As you gather intelligence online, you will start to learn what is of interest to your clients and prospects. Understanding their issues, you can post “status updates” that are useful to your target market and subtly remind them that you are a resource in that area. Posting your “status” on a regular basis is a great way to stay in front of your clients and customers without coming across too pushy - but it starts with knowing their issues.

6. Answer Questions

Joining groups, contributing, and answering questions will help you understand your prospect’s needs, get you more online exposure, and help position you as the expert. Contribute readily and reap the rewards!

7. Identify Colleagues of Clients and COIs

Running a company search on LinkedIn will allow you to see your client’s and COI’s colleagues and help you identify the connections (i.e. HR Director, COO, etc.) that you want to meet. Refer back to the section on searching company profiles for details on engaging the search.

8. Attract Strategic Alliance Partners

LinkedIn in particular is all about business networking. Thus, running searches for CPAs, Attorneys, and any other noncompeting professionals in your community and then finding a mutual connection to help initiate contact is a lot easier.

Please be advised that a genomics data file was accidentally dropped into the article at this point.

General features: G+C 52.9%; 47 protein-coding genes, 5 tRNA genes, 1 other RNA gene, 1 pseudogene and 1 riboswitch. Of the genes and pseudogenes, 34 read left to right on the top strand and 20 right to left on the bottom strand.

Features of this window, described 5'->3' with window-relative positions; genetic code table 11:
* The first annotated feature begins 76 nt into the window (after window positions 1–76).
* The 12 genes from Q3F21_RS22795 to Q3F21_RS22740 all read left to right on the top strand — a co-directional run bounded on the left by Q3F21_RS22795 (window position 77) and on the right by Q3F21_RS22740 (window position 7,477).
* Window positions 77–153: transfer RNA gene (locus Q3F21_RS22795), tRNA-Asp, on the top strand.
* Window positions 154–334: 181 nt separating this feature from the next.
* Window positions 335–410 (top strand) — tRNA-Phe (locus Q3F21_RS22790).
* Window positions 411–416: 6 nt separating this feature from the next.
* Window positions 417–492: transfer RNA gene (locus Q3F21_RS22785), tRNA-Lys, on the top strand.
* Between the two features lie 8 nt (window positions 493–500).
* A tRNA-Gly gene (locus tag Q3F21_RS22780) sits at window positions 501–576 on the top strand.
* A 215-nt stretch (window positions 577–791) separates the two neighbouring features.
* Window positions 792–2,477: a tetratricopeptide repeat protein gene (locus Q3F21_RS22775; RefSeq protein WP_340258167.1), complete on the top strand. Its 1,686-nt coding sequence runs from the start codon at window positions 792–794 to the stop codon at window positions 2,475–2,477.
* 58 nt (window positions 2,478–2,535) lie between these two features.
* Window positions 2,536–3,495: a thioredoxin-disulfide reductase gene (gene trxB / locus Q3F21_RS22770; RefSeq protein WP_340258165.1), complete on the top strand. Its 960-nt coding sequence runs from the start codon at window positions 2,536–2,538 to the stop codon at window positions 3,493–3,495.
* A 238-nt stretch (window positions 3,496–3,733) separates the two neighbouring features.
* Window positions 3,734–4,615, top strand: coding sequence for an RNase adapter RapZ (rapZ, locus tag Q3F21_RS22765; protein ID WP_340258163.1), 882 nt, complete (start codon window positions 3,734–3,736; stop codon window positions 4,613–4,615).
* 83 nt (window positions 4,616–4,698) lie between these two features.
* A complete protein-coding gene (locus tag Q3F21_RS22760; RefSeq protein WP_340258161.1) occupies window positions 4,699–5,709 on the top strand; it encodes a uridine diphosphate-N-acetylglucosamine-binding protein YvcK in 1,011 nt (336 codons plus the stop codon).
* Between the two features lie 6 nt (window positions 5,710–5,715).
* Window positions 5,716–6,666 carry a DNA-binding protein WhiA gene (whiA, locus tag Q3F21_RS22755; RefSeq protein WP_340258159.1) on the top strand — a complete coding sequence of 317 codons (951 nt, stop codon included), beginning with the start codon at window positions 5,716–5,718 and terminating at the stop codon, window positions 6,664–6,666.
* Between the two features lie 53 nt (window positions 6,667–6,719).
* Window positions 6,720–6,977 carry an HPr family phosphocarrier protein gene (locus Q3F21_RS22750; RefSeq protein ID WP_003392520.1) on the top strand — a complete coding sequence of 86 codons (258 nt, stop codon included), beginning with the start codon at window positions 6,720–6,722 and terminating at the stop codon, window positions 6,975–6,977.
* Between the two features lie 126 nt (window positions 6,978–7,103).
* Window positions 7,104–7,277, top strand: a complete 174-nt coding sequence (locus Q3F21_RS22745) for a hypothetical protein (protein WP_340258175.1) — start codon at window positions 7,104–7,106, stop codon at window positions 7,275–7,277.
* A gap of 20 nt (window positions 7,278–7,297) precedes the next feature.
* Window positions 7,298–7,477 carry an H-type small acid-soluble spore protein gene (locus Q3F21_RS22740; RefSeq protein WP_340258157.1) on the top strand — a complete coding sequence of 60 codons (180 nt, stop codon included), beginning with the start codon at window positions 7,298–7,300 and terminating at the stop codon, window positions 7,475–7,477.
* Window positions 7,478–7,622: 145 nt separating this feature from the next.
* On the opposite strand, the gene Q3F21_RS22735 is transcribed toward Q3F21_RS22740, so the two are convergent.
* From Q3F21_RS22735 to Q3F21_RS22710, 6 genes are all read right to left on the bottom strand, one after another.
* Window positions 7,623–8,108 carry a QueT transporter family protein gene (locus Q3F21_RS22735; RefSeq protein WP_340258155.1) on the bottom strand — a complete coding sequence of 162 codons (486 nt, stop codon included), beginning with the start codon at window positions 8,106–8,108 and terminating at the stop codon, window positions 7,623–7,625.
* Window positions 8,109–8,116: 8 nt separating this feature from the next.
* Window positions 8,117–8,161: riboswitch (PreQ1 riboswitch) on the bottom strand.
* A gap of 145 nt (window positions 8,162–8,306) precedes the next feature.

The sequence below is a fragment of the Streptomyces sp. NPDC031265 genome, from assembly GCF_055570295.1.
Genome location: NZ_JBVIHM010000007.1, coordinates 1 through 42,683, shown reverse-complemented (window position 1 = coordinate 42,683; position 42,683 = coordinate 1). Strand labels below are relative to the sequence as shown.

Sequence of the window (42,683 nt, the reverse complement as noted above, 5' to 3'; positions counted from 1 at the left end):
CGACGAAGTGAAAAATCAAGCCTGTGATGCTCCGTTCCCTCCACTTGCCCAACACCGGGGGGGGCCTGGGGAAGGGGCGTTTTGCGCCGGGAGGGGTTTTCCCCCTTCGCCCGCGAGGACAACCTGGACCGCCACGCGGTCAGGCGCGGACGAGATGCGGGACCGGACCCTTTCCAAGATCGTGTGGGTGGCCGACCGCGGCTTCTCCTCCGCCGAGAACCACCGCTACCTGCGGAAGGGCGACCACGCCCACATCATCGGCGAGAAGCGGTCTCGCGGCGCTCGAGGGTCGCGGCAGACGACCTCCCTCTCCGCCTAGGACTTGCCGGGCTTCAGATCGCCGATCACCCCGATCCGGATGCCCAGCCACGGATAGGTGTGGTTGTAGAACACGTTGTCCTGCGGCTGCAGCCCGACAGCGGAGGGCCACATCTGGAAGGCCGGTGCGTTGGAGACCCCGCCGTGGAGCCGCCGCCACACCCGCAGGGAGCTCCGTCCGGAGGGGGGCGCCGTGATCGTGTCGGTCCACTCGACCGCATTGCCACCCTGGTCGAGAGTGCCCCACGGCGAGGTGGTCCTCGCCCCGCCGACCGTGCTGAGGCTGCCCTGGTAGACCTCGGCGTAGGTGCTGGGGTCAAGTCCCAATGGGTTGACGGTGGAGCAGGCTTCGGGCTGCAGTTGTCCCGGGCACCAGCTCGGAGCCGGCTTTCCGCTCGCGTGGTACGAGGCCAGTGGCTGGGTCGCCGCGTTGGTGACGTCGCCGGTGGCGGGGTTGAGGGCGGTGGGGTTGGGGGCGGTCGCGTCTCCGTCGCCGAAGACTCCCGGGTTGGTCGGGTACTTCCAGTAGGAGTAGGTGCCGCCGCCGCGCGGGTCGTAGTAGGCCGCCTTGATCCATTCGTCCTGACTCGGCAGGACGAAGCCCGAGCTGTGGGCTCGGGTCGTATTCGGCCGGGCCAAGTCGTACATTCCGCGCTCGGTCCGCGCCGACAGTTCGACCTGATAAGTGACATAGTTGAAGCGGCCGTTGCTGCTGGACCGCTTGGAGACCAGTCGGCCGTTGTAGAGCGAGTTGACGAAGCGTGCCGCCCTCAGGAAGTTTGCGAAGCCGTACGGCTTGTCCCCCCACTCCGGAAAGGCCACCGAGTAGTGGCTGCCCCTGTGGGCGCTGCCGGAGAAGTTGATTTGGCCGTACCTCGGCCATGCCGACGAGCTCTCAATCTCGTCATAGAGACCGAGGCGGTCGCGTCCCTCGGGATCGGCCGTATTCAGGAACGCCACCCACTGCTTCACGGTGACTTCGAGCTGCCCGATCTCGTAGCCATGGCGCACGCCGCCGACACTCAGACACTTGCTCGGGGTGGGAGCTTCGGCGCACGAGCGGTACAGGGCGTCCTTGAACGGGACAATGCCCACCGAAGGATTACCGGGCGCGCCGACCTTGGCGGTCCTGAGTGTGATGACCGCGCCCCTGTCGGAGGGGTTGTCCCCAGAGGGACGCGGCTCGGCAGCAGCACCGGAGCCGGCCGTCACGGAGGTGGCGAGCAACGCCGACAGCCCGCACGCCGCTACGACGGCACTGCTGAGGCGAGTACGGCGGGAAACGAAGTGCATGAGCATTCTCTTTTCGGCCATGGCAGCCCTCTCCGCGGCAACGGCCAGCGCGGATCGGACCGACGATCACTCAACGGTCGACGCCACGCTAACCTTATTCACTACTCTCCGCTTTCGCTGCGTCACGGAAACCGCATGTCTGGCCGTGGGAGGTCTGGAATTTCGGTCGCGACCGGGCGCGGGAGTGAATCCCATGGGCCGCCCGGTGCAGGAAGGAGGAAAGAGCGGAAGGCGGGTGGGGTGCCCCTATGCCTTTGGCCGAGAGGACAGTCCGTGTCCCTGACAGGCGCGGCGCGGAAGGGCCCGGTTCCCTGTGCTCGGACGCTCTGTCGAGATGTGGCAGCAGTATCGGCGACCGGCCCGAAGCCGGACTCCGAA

Real World Example:

An advisor we worked with had just moved communities and was having a hard time building out his network - he knew no one! Starting from ground zero, he joined LinkedIn and searched for CPAs in the area. Sifting through the results he identified a mutual connection to a CPA in town through a former colleague. He made a personal call to his former colleague to inquire about this CPA friend and set-up a personal introduction. Networking made easy.

9. High Touch

Social media websites allow you to maintain a consistent connection with your contacts and keep the conversation going. Make comments on their posts and send messages from time to time. Your goal is to maintain consistent contact and to be fully prepared to pounce on business opportunities.

Real World Example:

One of our coaching clients was very diligent in her social media efforts. Whenever she would meet an acquaintance from any networking function whom she ultimately wanted to prospect, she would quickly go back to her office and search for them online and connect with them through social media. "Because we’ve already met face-to-face ,it’s not awkward for me to ask to connect. Once we connect online I am in constant contact with them."

10. Connect Your Connections

Look for ways that you can add value to your connections by linking them with other professionals to create synergies. Creating such goodwill makes it much more likely that your connections will reciprocate.

Obviously, you can’t tackle all of these in one social media session. Select a few of the above and try putting them to use. You will be amazed at how easy and valuable social media can be, but using social media on a regular basis is the only way to harness its power.

If you’re not using social media currently, get started by creating a LinkedIn account and connecting with your clients, (reputable) friends, COIs and prospects. Advisors like Joe, unless they make swift course corrections, are going to be left behind in this increasingly digital world.